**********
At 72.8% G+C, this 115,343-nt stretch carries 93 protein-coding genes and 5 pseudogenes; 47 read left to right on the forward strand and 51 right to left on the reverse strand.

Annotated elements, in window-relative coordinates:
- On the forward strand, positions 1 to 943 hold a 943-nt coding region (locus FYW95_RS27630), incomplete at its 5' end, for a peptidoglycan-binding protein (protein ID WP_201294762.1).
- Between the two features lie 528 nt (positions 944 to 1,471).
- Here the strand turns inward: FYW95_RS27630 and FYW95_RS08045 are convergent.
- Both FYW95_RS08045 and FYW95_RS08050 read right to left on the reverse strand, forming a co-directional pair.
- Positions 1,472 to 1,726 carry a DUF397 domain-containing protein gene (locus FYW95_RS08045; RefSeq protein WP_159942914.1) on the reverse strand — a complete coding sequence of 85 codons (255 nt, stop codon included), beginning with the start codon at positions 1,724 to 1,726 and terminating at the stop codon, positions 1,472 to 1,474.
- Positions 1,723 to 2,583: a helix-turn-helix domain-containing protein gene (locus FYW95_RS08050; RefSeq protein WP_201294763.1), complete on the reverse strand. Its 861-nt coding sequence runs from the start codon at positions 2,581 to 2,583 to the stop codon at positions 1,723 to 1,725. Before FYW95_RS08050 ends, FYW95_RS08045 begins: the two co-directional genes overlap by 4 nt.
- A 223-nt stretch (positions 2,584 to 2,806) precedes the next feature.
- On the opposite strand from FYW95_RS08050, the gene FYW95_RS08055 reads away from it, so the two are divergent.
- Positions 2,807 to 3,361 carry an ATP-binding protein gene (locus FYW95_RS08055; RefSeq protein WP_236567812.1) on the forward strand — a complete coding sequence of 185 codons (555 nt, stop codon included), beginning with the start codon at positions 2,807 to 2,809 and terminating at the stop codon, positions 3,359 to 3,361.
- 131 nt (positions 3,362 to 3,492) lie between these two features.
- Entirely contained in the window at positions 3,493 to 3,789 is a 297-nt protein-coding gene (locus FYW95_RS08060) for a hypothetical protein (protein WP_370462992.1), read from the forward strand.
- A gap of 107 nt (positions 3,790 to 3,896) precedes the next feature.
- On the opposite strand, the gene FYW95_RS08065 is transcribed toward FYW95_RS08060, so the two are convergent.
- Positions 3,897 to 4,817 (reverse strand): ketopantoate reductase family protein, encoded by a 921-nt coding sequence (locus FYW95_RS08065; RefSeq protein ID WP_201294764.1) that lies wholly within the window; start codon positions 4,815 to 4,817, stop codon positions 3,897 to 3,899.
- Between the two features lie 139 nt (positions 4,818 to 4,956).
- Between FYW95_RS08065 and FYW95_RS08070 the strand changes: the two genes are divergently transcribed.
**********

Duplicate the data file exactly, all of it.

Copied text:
At 72.8% G+C, this 115,343-nt stretch carries 93 protein-coding genes and 5 pseudogenes; 47 read left to right on the forward strand and 51 right to left on the reverse strand.

Annotated elements, in window-relative coordinates:
- On the forward strand, positions 1 to 943 hold a 943-nt coding region (locus FYW95_RS27630), incomplete at its 5' end, for a peptidoglycan-binding protein (protein ID WP_201294762.1).
- Between the two features lie 528 nt (positions 944 to 1,471).
- Here the strand turns inward: FYW95_RS27630 and FYW95_RS08045 are convergent.
- Both FYW95_RS08045 and FYW95_RS08050 read right to left on the reverse strand, forming a co-directional pair.
- Positions 1,472 to 1,726 carry a DUF397 domain-containing protein gene (locus FYW95_RS08045; RefSeq protein WP_159942914.1) on the reverse strand — a complete coding sequence of 85 codons (255 nt, stop codon included), beginning with the start codon at positions 1,724 to 1,726 and terminating at the stop codon, positions 1,472 to 1,474.
- Positions 1,723 to 2,583: a helix-turn-helix domain-containing protein gene (locus FYW95_RS08050; RefSeq protein WP_201294763.1), complete on the reverse strand. Its 861-nt coding sequence runs from the start codon at positions 2,581 to 2,583 to the stop codon at positions 1,723 to 1,725. Before FYW95_RS08050 ends, FYW95_RS08045 begins: the two co-directional genes overlap by 4 nt.
- A 223-nt stretch (positions 2,584 to 2,806) precedes the next feature.
- On the opposite strand from FYW95_RS08050, the gene FYW95_RS08055 reads away from it, so the two are divergent.
- Positions 2,807 to 3,361 carry an ATP-binding protein gene (locus FYW95_RS08055; RefSeq protein WP_236567812.1) on the forward strand — a complete coding sequence of 185 codons (555 nt, stop codon included), beginning with the start codon at positions 2,807 to 2,809 and terminating at the stop codon, positions 3,359 to 3,361.
- 131 nt (positions 3,362 to 3,492) lie between these two features.
- Entirely contained in the window at positions 3,493 to 3,789 is a 297-nt protein-coding gene (locus FYW95_RS08060) for a hypothetical protein (protein WP_370462992.1), read from the forward strand.
- A gap of 107 nt (positions 3,790 to 3,896) precedes the next feature.
- On the opposite strand, the gene FYW95_RS08065 is transcribed toward FYW95_RS08060, so the two are convergent.
- Positions 3,897 to 4,817 (reverse strand): ketopantoate reductase family protein, encoded by a 921-nt coding sequence (locus FYW95_RS08065; RefSeq protein ID WP_201294764.1) that lies wholly within the window; start codon positions 4,815 to 4,817, stop codon positions 3,897 to 3,899.
- Between the two features lie 139 nt (positions 4,818 to 4,956).
- Between FYW95_RS08065 and FYW95_RS08070 the strand changes: the two genes are divergently transcribed.